by Kim Gill • photography by Philip Carrel
As we wonder about the past and the future, how will we protect our richly diverse natural and cultural world?
This question is one surrealistic landscape artist Loralee Grace often reflects upon while creating her vibrant and contemplative paintings in countries around the globe. Along with her husband, Philip Carrel, an independent filmmaker, Grace has explored over 19 countries, building her portfolio of artwork along the way.
Raised in Grand Rapids, Grace developed a love of nature and concern for the environment at an early age.
“Every summer, my parents packed up the family car, hitched a pop-up camper to the back and we headed west to visit as many National Parks as possible,” Grace shared. “They wanted us to experience the beauty of our country and understand the importance of taking care of our precious natural resources. I was in awe of the mountainous landscapes we’d see, and the fact that we could see so far into the horizon, viewing the cloud shadows dancing on the ground. It was so magical.”
Her artistic visions of the natural world and the camping experiences of her youth would serve her well later in life.
Grace earned a BFA in painting from Kendall College of Art and Design in 2010. Her thesis consisted of a series of seven life-size figure conceptual oil paintings. Intrigued by the future of humanity, she imagined how fashion and wearable technology could adapt to assist us in a polluted environment. After art school, however, she felt drained and questioned the direction of her artwork; she craved a new path.
“I was still living in Grand Rapids, and I needed to get out and experience the world in order to find new inspiration to enhance my work,” Grace expressed.
It was time to travel. In 2011, Grace and Carrel decided to forgo putting their tax return in a 401K and instead bought tickets to Iceland to invest in their creative careers. Living on a shoestring, they set off on their first of many “nomadic journeys,” as Grace describes. She was totally awestruck by the natural beauty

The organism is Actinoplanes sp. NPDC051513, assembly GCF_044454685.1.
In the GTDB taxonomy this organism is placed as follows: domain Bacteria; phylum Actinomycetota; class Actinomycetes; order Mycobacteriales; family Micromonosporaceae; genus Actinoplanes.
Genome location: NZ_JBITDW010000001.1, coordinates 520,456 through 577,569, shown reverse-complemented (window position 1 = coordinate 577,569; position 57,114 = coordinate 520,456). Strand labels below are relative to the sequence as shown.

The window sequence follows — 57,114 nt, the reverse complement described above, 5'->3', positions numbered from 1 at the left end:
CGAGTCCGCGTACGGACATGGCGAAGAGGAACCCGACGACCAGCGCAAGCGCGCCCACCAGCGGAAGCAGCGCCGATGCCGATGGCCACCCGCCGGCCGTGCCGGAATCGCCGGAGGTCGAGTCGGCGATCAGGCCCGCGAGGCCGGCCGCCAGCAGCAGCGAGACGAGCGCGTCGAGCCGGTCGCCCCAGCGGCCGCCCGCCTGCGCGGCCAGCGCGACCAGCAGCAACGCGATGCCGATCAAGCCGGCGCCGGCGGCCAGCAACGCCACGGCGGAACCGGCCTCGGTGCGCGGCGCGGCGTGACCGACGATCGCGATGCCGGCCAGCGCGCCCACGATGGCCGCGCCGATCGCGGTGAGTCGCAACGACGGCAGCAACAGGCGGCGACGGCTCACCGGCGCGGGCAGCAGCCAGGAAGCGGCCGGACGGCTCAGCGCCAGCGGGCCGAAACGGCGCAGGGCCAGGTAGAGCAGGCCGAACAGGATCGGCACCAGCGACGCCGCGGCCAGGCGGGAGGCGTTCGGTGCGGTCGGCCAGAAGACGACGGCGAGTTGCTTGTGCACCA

“It was life changing for me and the direction of my artwork,” she said. “It was there that I slowly discovered my passion for painting epic landscapes.”
Capturing the beauty of the fjords, mountains and cloud formations before her weren’t quite enough for Grace. She began including futuristic figures dressed in sci-fi air-filtering apparel to inspire her viewers to be stewards of the earth. She then began to add elements of the past.
“I research the cultural history and bring it into my paintings in the form of patterns inspired by textiles, carvings and other early art forms,” Grace explained.
She transformed into a surrealistic landscape artist, capturing elements of the past, present and future in her work.
In 2016, Grace and Carrel acquired working holiday visas for New Zealand, sold most of their possessions and embarked on another adventure. Upon arriving, they purchased a 1983 camper and affectionately called it “Sophie.” For the first few months, they traveled the South Island. She’s researched the culture of the Maori Tribe’s native dress to add similar patterns into her New Zealand series.
The upside of living minimally for Grace is simply this: “Having a low overhead and less stuff to stress over and care for, I have more time to create art.”
Carrying her backpack with a sketchbook, small watercolor set and camera, Grace sets up her outdoor studio, often perched on a rock in places like Milford Sound.
At National Park or Mt. Cook National Park, she loosely paints the beautiful views before her.
“These epic landscapes with the tall majestic mountains are just asking to be painted!’’
Grace takes many photographs on site and studies the scene by doing drawings and watercolor sketches, which inform her future paintings. Grace has an exhibition scheduled in March at a gallery in the art district of Wellington in New Zealand. Her next adventure?
“We’re hoping to extend our working visas here in New Zealand, then perhaps we’ll do a working holiday visa in Australia, then hopefully visit Southeast Asia and India.”
Grace has a bit of advice to new art graduates: “Art school can leave you drained; get out and experience the world, life in other cultures and get inspired again.”
Grace’s art is on display locally at Richard App Gallery (910 Cherry St. SE). To keep up with Grace and her adventures, visit loraleegrace.com.
Kimberly Grace Gill is an independent fine artist specializing in portrait painting typically with a social justice orientation. She is a graduate of Aquinas College and lives in Byron Center, MI with her husband, Pat.